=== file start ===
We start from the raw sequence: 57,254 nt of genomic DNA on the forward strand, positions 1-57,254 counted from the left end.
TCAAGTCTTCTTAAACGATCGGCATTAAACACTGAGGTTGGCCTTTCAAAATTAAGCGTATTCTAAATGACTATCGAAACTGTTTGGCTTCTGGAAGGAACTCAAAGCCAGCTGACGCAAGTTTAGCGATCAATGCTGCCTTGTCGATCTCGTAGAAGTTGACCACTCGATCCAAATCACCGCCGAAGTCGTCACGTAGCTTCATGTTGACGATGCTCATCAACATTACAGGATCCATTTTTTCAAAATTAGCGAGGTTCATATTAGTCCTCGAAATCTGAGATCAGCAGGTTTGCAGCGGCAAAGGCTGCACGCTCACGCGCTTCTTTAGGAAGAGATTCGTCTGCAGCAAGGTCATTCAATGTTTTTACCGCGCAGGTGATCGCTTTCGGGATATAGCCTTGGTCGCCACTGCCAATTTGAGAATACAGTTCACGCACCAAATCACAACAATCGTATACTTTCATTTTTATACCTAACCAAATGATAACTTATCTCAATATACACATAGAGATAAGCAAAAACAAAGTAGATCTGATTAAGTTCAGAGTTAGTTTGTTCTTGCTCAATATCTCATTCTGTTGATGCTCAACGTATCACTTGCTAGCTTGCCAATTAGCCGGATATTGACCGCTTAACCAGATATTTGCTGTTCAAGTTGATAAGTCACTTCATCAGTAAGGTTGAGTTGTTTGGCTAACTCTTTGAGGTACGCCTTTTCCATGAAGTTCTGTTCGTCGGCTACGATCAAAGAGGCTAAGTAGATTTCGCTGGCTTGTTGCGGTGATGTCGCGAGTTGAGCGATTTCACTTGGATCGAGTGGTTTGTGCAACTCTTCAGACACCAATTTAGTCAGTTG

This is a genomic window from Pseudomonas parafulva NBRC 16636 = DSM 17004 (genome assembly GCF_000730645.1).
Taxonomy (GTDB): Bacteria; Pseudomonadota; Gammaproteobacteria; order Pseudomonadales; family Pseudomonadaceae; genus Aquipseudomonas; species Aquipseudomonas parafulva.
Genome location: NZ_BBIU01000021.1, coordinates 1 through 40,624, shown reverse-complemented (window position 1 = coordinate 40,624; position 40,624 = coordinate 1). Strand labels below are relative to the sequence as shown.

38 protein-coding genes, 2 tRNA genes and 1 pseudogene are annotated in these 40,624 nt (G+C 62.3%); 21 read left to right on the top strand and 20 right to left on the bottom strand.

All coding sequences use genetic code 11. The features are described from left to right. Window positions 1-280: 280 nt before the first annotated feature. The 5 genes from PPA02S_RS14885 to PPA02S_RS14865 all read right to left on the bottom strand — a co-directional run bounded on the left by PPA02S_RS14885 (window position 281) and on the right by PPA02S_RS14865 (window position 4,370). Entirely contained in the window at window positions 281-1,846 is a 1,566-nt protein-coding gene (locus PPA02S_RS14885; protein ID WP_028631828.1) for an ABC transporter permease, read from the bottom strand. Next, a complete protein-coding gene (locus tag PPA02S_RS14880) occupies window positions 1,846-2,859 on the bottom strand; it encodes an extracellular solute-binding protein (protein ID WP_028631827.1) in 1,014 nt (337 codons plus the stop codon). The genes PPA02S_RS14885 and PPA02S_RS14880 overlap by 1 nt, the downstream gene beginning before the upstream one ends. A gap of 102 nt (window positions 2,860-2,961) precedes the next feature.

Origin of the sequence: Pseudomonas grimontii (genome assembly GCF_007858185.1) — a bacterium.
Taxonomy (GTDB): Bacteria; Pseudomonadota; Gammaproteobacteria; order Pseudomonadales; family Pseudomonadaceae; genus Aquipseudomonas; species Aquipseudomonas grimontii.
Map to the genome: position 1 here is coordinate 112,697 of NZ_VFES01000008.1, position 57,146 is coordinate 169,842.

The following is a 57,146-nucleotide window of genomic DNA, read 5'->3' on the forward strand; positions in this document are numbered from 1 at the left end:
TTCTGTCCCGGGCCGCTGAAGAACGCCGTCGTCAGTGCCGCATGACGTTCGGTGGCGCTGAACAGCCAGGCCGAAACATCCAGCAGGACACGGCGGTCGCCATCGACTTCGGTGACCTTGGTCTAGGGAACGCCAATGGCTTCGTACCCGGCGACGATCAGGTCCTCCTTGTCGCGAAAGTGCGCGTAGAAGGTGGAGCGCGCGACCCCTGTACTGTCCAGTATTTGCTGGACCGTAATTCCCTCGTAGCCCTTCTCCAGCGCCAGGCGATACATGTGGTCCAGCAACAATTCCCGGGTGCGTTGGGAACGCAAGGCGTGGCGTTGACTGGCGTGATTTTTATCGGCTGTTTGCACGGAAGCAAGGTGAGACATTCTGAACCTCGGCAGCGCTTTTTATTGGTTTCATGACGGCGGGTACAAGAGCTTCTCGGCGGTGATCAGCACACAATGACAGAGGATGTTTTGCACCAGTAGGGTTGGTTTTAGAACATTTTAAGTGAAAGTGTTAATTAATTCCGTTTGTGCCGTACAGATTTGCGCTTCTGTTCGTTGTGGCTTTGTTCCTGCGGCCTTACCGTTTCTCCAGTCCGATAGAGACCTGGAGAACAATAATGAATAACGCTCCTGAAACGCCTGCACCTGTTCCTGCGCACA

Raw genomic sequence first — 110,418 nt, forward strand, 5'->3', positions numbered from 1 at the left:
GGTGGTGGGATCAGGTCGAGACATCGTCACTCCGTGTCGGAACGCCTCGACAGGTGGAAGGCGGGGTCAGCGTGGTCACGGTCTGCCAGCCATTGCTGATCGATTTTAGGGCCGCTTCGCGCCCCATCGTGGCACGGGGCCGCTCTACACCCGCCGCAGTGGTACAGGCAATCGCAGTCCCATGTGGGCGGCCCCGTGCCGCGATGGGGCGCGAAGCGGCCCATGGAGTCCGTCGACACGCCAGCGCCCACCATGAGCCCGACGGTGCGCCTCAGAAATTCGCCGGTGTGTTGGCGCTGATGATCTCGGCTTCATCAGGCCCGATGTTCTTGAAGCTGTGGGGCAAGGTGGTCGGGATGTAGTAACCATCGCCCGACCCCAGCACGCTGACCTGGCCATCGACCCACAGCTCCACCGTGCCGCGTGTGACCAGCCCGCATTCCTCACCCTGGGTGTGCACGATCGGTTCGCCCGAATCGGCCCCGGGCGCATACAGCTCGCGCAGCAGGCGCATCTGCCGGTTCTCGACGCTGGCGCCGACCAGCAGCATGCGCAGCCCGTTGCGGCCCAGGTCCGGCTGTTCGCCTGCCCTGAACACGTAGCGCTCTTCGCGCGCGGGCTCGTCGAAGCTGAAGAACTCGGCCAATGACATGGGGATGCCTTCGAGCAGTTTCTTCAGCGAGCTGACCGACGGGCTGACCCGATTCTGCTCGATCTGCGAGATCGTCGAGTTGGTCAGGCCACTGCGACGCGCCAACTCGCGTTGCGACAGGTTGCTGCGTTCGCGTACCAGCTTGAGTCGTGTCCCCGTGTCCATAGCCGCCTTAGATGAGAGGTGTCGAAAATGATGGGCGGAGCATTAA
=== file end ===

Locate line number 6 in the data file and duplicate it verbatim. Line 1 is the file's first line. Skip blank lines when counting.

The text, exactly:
38 protein-coding genes, 2 tRNA genes and 1 pseudogene are annotated in these 40,624 nt (G+C 62.3%); 21 read left to right on the top strand and 20 right to left on the bottom strand.